GREENHILL — The Lauderdale County portion of the Alabama Barn Quilts Trail is officially open.
“We now have three barns, and we hope to add more soon,” said Regina Painter, who is heading up the project in Lauderdale County.
On Monday morning, students from the Allen Thornton Career and Technical Center hung the third barn quilt on a barn at Don Wade’s Farm near Greenhill.
Painter is working through the Florence-Lauderdale Tourism office to spread the word about the barn quilt project. More information is on the Facebook page, Alabama Barn Quilts, which includes the sites and information on the quilts that have already been hung.
Painter said barn quilt trails are nothing new. She said the concept of barn quilts — patterns of quilts painted on wood and hung on old barns — began in Ohio in 2001 by Donna Sue Groves as a way to honor her mother and her heritage.
She said there are barn quilt trails where people can drive from barn to barn seeing the paintings which depict patterns of a quilt.
Published reports indicate there are more than 7,000 organized trails scattered across the U.S.
“This falls into the agri-tourism concept,” said Joe Dickerson, a Lauderdale County representative with the Alabama Farmers Federation. “This helps promote the agriculture industry, as well as tourism. It showcases a lot of the older farms we have in the county.”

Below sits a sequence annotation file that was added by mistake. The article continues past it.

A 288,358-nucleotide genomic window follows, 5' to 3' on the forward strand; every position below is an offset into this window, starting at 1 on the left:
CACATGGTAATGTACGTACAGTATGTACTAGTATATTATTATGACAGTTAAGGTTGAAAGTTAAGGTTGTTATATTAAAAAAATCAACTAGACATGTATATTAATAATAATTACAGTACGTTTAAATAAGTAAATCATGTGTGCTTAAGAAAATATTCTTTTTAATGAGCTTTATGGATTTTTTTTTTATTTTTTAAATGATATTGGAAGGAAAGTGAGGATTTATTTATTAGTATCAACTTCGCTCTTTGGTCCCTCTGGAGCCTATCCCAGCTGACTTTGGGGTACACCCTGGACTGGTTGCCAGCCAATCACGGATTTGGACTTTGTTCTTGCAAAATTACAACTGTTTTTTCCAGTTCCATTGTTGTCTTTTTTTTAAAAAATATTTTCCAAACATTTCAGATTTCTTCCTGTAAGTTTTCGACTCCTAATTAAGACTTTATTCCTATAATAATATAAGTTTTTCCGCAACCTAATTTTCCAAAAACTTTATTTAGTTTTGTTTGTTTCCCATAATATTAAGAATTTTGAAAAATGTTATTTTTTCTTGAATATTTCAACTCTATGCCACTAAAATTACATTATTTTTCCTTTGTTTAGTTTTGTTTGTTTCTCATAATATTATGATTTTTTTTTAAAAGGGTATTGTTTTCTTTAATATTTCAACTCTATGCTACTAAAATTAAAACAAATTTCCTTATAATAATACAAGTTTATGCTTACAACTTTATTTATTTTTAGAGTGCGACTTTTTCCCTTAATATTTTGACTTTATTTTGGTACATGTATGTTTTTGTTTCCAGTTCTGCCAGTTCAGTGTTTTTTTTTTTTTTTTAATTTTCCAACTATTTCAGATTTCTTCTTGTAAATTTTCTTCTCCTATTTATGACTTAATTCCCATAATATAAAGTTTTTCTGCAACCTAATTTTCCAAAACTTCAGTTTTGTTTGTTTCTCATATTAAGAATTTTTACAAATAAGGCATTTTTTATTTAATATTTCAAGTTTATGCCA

Painter has been working with the Northwest Alabama Resource, Conservation and Development Council, and Lauderdale County Chapter of the Alabama Farmers Federation on the project.
Charlie Meeks, executive director of the Northwest RC&D Council, said the council provides $1,500 to help with materials needed for the project.
Naomia Skye, an art graduate at the University of North Alabama, and other UNA art students painted the quilt patterns onto two, 4-by-8 wooden sheets. The wood was pieced together by students at the Allen Thornton Career Technical Center, framed, and then hung on a barn.
“None of this would have been possible without those agencies getting involved,” Painter said. “It’s really neat that we were able to bring together so many resources and make this happen.”
The three barn quilts in Lauderdale County are at Balch Farm on Lauderdale 431 in Killen, Charlie Thompson’s Farm on Lauderdale 48 in Lexington, and the Wade Farm in Greenhill on Lauderdale 25.
Painter said if the number of calls from people interested in having a barn quilt is any indication, she expects the tour stops to grow in size quickly.
“We’re getting a lot calls from people wanting to be a part of this, which is great. That’s what we want,” she said. “We want to be able to showcase the heritage and the farms of the region.”
Dickerson said this will get people out of the towns and into the rural areas of the county.
“They can see the countryside and the beautiful areas we have in the region,” he said.